There is a medical condition called refeeding syndrome that occurs in people who have been starved to the brink of death’s door, such as hunger strikers or prisoners of war. If food is reintroduced to these patients too quickly, they can develop life-threatening electrolyte and metabolic complications. Starvation can kill, but so can reversing it.
I’ve found myself thinking about this nugget from medical school over the past month, as I’ve experienced its sports fandom corollary firsthand. No American sports fans had been as famished as Royals partisans, who hadn’t tasted so much as a nibble of a meaningful game in 29 years. Less than four weeks ago, I was in Chicago when the Royals clinched their first playoff spot since 1985. Most fan bases would have greeted such a moment with the restraint it deserved; all the Royals had done was secure a spot in the wild-card game, leaving them four elimination rounds away from a world championship. We celebrated like they had won the pennant.
Last Wednesday, they actually did win the pennant. So how are we supposed to act now?
When they won the wild-card game against the Oakland A’s, making up a four-run deficit with six outs to go in the greatest game I’ve ever had the privilege to attend, I was so exuberant that I felt like the debt I was owed for a generation of sports suffering had been repaid in full, even though all the victory gave the Royals was a spot in baseball’s Elite Eight. Maybe I should have acted like I’d been there before. But I hadn’t been there before. After that victory, any other good thing that happened would be gravy.
Gravy tastes great, but that doesn’t mean a starving man should double-fist it. I speak with wisdom born from experience: It’s not good for the heart.
Still, the Royals kept ladling more onto our plates. The team that couldn’t win anything for nearly three decades suddenly couldn’t lose. The Royals didn’t lose to the A’s, when by all rights they should have. They didn’t lose the ALDS to the Los Angeles Angels, who led the majors with 98 wins this season. They didn’t lose the ALCS to the Baltimore Orioles, who posted the second-best record in the American League. They haven’t lost once in eight playoff games, the first team in baseball history that could make that claim. They haven’t lost even though they’ve gone to extra innings four times, were tied in the ninth in a fifth game, and won two other contests by one run. They’ve literally won one game in the playoffs whose outcome wasn’t in doubt until the final pitch.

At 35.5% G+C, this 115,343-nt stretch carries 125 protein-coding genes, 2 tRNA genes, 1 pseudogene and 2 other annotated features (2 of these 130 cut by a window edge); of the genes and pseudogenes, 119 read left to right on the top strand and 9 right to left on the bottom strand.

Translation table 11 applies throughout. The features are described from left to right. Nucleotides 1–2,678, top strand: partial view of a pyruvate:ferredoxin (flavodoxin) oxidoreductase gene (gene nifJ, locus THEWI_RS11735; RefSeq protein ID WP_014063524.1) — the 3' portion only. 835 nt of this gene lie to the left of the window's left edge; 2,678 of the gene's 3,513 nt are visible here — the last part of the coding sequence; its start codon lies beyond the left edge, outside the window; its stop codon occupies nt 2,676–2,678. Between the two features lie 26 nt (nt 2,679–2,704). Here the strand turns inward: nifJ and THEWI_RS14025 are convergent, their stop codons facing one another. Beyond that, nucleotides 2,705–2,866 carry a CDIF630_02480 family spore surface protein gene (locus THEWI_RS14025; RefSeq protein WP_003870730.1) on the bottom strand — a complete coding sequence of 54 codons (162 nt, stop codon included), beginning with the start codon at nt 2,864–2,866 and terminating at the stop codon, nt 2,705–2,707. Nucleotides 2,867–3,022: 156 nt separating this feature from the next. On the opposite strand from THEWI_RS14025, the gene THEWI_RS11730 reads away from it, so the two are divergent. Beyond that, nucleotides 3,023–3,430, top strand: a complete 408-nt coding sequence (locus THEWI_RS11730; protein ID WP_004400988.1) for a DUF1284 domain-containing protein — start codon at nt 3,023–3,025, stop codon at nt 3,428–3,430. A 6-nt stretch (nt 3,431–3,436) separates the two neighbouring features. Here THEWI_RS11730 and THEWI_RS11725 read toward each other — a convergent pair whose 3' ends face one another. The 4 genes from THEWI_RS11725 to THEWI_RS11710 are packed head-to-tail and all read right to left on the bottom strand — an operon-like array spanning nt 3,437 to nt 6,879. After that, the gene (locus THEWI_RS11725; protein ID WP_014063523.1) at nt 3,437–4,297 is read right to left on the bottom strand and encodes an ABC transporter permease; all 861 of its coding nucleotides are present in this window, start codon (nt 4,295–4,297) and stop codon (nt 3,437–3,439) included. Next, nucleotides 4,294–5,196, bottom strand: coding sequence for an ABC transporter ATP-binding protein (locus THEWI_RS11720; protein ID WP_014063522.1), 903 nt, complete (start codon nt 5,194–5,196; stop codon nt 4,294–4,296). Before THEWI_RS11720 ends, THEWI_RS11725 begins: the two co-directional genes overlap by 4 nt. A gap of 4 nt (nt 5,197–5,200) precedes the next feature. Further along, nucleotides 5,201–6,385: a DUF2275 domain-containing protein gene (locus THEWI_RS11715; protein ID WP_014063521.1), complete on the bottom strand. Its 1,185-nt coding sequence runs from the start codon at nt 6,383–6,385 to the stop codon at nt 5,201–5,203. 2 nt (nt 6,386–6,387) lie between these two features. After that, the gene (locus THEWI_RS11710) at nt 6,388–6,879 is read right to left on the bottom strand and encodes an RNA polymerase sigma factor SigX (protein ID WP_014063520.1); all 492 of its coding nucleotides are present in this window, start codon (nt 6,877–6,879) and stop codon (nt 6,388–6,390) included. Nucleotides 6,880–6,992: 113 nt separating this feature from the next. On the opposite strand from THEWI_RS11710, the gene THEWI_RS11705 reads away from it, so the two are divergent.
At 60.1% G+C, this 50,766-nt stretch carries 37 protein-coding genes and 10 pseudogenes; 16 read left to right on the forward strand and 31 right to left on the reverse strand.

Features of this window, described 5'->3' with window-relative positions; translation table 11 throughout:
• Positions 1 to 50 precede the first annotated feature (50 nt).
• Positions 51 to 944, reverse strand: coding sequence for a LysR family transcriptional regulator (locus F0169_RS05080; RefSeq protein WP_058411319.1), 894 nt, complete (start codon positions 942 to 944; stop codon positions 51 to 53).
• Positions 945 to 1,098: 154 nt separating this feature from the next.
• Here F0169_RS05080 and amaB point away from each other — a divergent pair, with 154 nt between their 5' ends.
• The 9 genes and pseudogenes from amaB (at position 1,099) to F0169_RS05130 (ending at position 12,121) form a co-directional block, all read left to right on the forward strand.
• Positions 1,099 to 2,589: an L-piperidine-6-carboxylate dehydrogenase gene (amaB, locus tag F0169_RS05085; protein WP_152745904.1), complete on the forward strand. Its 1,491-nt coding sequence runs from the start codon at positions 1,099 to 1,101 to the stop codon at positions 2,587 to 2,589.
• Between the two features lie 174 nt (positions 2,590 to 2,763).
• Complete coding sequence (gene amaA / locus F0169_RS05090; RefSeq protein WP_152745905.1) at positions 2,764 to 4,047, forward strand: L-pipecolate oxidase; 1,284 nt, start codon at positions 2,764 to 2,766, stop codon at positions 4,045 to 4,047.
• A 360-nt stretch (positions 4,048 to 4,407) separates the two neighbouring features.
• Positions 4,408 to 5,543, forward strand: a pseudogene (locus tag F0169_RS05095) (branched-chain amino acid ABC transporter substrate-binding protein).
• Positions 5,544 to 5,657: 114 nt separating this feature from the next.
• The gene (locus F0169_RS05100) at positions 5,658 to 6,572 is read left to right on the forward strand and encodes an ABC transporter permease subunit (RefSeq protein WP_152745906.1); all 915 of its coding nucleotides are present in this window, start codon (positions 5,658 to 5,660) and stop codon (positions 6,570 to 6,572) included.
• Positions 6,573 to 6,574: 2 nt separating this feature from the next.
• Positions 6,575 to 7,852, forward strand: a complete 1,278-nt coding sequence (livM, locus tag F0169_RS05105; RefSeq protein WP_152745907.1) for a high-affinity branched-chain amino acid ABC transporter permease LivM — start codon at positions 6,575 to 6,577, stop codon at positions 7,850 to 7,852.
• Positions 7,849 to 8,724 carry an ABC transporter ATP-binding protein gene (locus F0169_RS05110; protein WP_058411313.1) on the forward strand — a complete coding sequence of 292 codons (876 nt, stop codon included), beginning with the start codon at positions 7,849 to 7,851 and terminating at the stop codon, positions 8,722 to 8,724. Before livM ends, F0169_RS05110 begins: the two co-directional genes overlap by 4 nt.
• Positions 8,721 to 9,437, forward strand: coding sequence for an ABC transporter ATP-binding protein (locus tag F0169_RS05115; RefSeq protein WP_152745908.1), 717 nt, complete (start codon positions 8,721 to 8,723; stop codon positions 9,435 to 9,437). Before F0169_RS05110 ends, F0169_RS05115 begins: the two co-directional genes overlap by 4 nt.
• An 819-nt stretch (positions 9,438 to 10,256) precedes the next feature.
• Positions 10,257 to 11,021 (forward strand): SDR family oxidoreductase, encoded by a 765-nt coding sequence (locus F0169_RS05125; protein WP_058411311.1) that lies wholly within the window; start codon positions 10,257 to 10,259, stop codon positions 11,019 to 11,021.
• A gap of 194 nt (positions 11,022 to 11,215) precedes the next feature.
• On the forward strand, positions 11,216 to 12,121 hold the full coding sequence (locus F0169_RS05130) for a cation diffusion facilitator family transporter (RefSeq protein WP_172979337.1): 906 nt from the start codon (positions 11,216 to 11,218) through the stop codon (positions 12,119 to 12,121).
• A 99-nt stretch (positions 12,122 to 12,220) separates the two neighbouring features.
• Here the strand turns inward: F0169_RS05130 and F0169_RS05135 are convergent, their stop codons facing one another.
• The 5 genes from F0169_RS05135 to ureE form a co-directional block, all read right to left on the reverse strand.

And tonight, they host Game 1 of the World Series. In three weeks, they’ve gone from being the least successful franchise of the past generation to experiencing more joy than some fan bases have tasted in a lifetime. The Seattle Mariners have never been to the World Series. The Washington Nationals have never been to the World Series, neither while playing in Washington nor in Montreal. The Milwaukee Brewers haven’t been to the World Series since 1982, and the Baltimore Orioles haven’t been since 1983. The Cubs, of course, last played in the World Series in 37 B.C., presumably against the Gauls. And there are Yankees fans turning 5 next month who’ve never seen their team in the World Series.
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Overnight, the Royals have become the biggest story in baseball, if not all of sports. Intellectually, I knew this would happen: If a team that’s been synonymous with “hapless” for a quarter century makes the World Series in dramatic fashion, people are going to notice. But emotionally, this has been a lot to digest. The New York Times is on it. The Atlantic and Time are doing think pieces, with Time calling the Royals “The Future of Baseball.” (Of course, the magazine missed that the Royals have been The Future of Baseball for years; what makes this season different is that they are also The Present.)
The Time article reveals an inevitable but still annoying trend, whereupon the Royals’ success in the small-sample-size laboratory that is the postseason must be mined for meaning instead of merely enjoyed. The Royals are the first playoff team in baseball history to finish last in the majors in both home runs and walks; the Royals are 8-0 in the playoffs; therefore, the keys to success must not be home runs and walks, but the things the Royals do well, like baserunning and defense and relief pitching.
That’s true to a point: If a team doesn’t do the big things well — and home run power remains the biggest thing — then it must do the little things exceptionally well. And it’s also true that the Royals do those little things better than any other team in baseball. They led the majors in stolen bases and had by far the fewest offensive strikeouts, and their defense was destroying the spirit of opposing hitters months before they achieved acclaim for it on a national stage.